Without even looking at the book, she knew that the picture on the front was of a tiny little man standing on a leaf. When would Jumbeelia, who was nearly ning and perfectly capable of reading a book to herself, grow out of these babyish bedtime stories about the iggly plops? - The Giants and the Joneses of Julia Donaldson

I couldn't find proper meaning for 'iggly'.

plops means something like sound. It doesn't make sense.

Thanks in advance.

1 Answer 1



iggly plops

are fictitious group of small people in a land of giants. Julia Donaldson is a brilliant children's story writer having authored The Gruffalo. I have not read The Giants and the Joneses myself so do not know the original of the name iggly plops.

A brief synopsis

Having heard all the stories about the iggly plops who ventured into the giants' land, a curious young giantess decides to travel down to their land for a surprise visit and, after capturing three iggly plops, returns home with her prize and awaits to hear the great tales her new friends are sure to have.

One of the reviews of the book

"The Giants and the Joneses had humour, suspense and an invented language that enthralled me." "--The Evening Standard "(London)

  • 1
    I also think it's important to note that children's stories often use nonsense words. Professor Maria Nikolajeva claims that nonsense words help children understand the expressive power of language and the importance of linking meanings to words.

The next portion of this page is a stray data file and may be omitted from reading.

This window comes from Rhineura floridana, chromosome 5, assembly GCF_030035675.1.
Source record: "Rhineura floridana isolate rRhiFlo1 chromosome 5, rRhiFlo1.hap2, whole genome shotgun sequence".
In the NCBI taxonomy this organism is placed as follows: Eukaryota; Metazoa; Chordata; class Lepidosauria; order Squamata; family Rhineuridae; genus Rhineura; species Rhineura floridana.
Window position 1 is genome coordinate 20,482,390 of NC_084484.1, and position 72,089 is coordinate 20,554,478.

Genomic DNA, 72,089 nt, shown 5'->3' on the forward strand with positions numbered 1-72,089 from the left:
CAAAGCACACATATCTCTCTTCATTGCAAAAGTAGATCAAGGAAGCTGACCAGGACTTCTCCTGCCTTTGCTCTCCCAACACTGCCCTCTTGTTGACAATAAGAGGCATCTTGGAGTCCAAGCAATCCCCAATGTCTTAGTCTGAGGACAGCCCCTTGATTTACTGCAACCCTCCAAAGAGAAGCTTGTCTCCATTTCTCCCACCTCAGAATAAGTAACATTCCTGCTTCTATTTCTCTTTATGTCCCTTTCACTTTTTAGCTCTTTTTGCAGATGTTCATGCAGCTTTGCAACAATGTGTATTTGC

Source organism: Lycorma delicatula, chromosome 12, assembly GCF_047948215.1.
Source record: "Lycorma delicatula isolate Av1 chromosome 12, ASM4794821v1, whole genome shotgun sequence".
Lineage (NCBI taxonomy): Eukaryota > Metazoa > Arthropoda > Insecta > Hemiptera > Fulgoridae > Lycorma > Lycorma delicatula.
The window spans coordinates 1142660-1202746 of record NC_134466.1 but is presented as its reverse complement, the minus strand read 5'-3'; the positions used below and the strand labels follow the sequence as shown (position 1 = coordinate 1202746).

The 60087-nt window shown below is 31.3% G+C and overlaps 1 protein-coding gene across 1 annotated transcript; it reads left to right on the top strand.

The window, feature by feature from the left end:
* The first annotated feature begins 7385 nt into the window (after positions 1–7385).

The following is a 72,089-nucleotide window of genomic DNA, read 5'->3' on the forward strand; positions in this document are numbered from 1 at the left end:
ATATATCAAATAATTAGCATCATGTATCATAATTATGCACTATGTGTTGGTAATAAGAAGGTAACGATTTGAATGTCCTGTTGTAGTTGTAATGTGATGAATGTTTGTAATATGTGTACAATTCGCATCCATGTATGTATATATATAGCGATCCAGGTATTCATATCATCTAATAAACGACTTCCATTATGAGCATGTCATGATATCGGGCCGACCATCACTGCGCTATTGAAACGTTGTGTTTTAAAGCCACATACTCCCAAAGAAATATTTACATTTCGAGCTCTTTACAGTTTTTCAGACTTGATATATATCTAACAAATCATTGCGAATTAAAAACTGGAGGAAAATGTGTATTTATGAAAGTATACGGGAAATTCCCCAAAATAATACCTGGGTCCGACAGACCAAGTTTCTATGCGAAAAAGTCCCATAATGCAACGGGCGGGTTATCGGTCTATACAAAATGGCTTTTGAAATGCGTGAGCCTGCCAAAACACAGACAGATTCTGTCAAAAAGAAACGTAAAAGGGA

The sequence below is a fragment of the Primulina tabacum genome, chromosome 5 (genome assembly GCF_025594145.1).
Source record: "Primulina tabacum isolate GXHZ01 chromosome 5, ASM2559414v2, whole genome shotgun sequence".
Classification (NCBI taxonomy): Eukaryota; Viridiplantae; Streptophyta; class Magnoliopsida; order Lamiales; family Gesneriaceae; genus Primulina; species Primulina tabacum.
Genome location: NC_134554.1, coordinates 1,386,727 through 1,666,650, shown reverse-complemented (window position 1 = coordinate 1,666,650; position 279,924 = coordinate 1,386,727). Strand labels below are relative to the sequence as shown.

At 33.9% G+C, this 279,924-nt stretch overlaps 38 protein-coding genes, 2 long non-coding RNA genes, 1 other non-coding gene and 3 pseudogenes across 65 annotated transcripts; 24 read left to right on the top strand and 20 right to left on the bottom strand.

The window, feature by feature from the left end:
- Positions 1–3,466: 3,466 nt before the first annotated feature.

– ColleenV
    Commented Jun 21, 2017 at 14:35
  • Thanks. I couldn't understand a brief synopsis, though. Anyways all Americans know the word even though it doesn't exist in a dictionary, right?
    – Ting Choe
    Commented Jun 21, 2017 at 15:29
  • Americans don't know the word, since it is a nonsense word made up by the author. However when reading the book it is clear from the context that the word mean "Human children" in the (fictional) language of the Giants called "Groilish". You can see a Groilish-English dictionary juliadonaldson.co.uk/groilish.pdf
    – James K
    Commented Jun 21, 2017 at 17:49
  • @TingChoe Not at all. If the author makes up a word we have to figure out the meaning from context each time, for example J K Rowling's use of "muggle" to mean "non-magical person" in her "Harry Potter" books, which as well as perhaps thousands of other made-up words.
    – Andrew
    Commented Jun 21, 2017 at 21:40

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